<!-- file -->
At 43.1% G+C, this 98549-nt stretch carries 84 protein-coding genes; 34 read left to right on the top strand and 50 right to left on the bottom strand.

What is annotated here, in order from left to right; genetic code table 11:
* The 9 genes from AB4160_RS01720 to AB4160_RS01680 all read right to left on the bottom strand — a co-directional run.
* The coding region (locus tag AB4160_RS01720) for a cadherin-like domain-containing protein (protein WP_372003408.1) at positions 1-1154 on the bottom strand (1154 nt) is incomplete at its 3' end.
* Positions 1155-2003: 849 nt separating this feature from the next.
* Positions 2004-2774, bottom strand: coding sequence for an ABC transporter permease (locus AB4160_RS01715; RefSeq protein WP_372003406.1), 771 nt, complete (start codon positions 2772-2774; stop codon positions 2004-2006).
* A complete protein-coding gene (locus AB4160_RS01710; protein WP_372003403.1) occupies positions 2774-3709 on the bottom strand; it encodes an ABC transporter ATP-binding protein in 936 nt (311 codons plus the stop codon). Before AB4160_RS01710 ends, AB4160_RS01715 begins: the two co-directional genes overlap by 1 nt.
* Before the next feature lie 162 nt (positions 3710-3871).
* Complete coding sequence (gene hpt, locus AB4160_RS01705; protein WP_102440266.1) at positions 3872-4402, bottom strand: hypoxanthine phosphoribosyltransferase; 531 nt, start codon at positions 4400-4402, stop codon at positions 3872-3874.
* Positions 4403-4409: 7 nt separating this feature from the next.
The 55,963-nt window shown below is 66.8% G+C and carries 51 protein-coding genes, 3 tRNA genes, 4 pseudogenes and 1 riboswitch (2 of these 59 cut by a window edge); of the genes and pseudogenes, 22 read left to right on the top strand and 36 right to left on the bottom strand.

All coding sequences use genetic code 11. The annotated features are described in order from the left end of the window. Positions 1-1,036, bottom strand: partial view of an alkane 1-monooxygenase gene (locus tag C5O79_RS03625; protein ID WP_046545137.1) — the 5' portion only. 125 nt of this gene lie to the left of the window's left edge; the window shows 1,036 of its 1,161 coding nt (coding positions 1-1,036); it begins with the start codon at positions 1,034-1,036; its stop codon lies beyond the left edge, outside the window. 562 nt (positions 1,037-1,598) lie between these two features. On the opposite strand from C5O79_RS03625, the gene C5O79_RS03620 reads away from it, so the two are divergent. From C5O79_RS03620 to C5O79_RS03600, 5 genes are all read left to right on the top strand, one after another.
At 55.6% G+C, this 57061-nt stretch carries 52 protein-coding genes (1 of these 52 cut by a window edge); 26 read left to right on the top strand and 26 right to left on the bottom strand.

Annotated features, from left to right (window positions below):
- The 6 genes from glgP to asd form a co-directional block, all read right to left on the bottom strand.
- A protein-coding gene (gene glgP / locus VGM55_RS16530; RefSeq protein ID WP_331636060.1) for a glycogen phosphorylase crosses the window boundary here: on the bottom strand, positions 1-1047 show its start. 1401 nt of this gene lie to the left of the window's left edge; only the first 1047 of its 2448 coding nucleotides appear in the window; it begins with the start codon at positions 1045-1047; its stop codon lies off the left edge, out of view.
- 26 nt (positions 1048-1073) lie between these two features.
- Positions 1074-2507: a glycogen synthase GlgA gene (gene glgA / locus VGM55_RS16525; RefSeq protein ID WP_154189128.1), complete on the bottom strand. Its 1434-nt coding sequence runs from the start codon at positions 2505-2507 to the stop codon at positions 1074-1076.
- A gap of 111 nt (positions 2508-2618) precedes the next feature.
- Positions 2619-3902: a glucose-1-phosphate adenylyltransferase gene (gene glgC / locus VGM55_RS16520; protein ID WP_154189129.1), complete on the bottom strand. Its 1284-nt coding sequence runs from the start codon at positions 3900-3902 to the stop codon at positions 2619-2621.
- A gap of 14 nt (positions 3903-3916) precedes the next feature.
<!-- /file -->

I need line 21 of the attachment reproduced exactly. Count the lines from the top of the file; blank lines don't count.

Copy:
- A gap of 14 nt (positions 3903-3916) precedes the next feature.